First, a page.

The most common security breach with AWS S3 object storage is caused by misconfiguration.
If you do a quick Google search for “aws public bucket breach”, you’ll find, for example, exposed data of an estimated 500,000-600,000 people and “Data on 123 Million US Households Exposed Due to Misconfigured AWS S3 Bucket” that have happened in the last few years. Clearly we have a problem. Developers and businesses mistakenly create public AWS buckets to make it easier to access content, not realizing that anyone on the internet can also view the same data.
Using presigned URLs can keep data protected while also making it accessible to only those you share it with.
What is an AWS S3 presigned url?
For starters, S3 is an acronym for simple storage service that is hosted by Amazon Web Services (AWS) offering a reliable way to store your data. It allows storing files in buckets that are similar to folders on desktop computers and has an easy way to retrieve the data using its S3 API or browser web console.
A presigned URL allows sharing a file temporarily to users with the link or a group of users I specify. It also ensures the file is only available for a certain period of time and does not expose any of the other files in the bucket.
How do presigned URLs work?
Pre-signed urls work by creating a special key or token that is cryptographically unique. What that means is that it would take a really long time to guess what series of characters are in the token.
Have you ever shared a photo from Google photos and inspected the link?
You’ll notice a series of seemingly random characters. Those are what make up the special key to the data. Anyone with the key is able to view it, and since it has plenty of random characters, it would be nearly impossible for someone to guess it.
In a similar way, presigned URLs include a token that grants specific individuals or services access to files.
Here’s what a presigned URL looks like:
Looking closer at the link you’ll see a “?” and then a number of things separated by “=” and “&”. Anything after the “?” are called url params. Each param is separated by an “&.” On the left side of the “=” is the name for the param and on the right is the value.
In the above pre-signed url we have the params “X-Amz-Algorithm”, “X-Amz-Credential”, “X-Amz-Date”, “X-Amz-Expires”, “X-Amz-SignedHeaders”, and “X-Amz-Signature”. Each param provides information to Amazon’s servers to know how to handle the link. The token (or secret key mentioned earlier) is sent with the “X-Amz-Credential” param.
All right, now that we’ve covered how they work, how can I use them?
How to set up Storj with aws-cli
First I’ll need to download and install the aws-cli.
For other platforms, see Installing or updating the latest version of the AWS CLI.
Next I want to use the aws-cli to create a pre-signed url with Storj. Storj provides an S3 compatible API which means it’ll mimic what AWS would do.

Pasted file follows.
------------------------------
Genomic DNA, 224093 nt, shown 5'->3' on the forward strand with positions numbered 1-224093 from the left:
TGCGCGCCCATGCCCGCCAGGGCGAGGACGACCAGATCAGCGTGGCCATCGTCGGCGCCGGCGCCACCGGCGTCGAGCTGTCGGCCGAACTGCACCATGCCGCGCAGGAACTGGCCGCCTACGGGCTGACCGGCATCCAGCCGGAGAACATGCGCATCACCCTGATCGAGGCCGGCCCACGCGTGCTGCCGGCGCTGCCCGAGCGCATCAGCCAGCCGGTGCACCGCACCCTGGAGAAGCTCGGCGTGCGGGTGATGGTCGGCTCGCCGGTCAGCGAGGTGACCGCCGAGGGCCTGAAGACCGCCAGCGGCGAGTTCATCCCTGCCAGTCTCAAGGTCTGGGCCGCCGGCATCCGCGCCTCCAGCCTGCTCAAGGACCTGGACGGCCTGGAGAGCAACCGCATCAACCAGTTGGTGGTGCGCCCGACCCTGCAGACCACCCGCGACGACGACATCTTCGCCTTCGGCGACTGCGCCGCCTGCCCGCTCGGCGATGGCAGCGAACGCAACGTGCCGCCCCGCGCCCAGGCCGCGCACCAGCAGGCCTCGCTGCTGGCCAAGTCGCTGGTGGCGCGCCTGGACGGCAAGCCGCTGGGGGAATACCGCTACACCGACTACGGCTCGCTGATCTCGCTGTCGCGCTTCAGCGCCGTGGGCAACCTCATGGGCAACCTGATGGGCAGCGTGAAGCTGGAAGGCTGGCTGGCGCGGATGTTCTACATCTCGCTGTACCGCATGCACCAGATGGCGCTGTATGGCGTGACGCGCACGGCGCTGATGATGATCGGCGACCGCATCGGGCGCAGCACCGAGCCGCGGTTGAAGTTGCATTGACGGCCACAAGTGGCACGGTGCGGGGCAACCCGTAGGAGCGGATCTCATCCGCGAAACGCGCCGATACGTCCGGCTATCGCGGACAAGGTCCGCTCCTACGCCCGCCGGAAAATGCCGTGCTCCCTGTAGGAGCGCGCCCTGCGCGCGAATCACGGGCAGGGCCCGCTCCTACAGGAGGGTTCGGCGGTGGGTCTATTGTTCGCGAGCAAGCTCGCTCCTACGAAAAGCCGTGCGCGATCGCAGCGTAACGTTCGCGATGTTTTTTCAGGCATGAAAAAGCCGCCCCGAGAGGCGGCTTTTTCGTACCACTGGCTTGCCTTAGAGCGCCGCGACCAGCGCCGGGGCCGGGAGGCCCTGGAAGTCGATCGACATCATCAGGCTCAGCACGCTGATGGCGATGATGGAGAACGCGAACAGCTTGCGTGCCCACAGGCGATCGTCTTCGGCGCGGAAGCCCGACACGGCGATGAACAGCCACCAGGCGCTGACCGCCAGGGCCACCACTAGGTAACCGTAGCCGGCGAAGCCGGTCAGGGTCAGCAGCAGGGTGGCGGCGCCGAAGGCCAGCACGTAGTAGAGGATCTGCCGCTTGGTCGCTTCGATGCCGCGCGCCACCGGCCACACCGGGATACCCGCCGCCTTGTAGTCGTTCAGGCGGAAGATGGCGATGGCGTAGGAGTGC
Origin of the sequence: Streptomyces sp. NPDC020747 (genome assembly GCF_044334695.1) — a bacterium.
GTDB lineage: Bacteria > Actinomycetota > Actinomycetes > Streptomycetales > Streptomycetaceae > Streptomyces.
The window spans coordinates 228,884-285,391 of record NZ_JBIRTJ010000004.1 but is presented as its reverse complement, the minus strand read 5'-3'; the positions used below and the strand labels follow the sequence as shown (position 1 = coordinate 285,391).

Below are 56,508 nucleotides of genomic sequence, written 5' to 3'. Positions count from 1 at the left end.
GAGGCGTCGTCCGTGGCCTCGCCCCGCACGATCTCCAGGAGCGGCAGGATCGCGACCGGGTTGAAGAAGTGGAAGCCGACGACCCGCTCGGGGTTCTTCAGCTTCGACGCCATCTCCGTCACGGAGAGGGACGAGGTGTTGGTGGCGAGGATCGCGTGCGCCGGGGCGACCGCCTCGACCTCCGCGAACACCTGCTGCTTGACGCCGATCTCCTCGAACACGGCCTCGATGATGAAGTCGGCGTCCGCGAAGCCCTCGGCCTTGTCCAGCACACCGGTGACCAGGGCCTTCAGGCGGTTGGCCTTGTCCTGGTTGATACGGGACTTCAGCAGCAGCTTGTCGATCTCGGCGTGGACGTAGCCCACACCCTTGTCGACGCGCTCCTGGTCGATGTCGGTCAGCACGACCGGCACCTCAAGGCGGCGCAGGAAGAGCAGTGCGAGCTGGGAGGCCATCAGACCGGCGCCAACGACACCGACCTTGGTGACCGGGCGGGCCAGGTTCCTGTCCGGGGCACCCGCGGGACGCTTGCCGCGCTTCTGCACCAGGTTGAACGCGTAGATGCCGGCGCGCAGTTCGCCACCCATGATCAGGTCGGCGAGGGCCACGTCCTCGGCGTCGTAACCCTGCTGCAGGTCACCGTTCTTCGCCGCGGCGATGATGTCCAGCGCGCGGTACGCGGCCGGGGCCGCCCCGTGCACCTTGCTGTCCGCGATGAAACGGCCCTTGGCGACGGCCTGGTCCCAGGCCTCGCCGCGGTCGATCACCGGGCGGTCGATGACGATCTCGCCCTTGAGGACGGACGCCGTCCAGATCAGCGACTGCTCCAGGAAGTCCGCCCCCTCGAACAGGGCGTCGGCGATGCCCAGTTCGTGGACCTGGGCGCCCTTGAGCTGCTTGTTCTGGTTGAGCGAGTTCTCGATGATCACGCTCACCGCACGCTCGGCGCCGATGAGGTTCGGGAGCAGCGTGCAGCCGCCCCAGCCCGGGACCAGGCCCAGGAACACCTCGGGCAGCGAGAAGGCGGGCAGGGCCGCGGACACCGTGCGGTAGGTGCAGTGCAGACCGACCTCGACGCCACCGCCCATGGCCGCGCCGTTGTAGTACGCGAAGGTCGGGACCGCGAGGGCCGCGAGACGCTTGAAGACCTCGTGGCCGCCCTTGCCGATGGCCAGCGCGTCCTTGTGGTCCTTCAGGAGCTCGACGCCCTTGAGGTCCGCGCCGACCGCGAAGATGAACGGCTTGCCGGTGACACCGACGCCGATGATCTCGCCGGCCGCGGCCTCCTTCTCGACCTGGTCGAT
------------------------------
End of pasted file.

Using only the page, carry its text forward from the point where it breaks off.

Here’s how to get started:
- Create an account on Storj DCS
- Click “Access” on the left navigation
- Click “Create S3 Credentials” on the access management page
- Give the credentials a name, permissions, and generate a passphrase for your data.
In your terminal run:
Copy the “Access Key” to “AWS Access Key ID”
Copy the “Secret Key” to “AWS Secret Access Key”
Finish the configuration by entering a region name and output format (default of “None” is okay).
Upload a file to share
Now that aws-cli is configured, we’ll want to create a bucket and upload a file.
To create a bucket, I’ll use the “aws mb” command which takes a path to file as an argument. Much like how I visit a website on the internet with “http://”, I can retrieve files on S3 with aws-cli using “s3://” Also notice that in order to use the Storj S3 gateway, I’ll need to pass the additional argument “--endpoint-url=https://gateway.storjshare.io”.
Create a bucket called “demo-bucket”
Create a file to upload
Use the “cp” command to upload the file to my bucket
How to create presigned urls
Once you have your aws-cli configured you can proceed to generate presigned URLs with “aws s3 presign” command.
The output of this will be:
Note that the "X-Amz-Expires" header is set to the default expire time of 3600 seconds or 1 hour. By the time you’re reading this, the link will likely be expired, proving that presigned URLs work as intended.
Changing the expire time
The `aws s3 presign` command also has an option to set a custom lifetime or a specific expire time using the `--expires-in`
The following presign command generates a pre-signed URL for a specified bucket and key that is valid for one week:
Presigned URLs are a great way to give limited access to the contents of a file. You can create them for a specific file or for all the files in a bucket. The person who receives the pre-signed URL can then access the files according to the permissions I specify.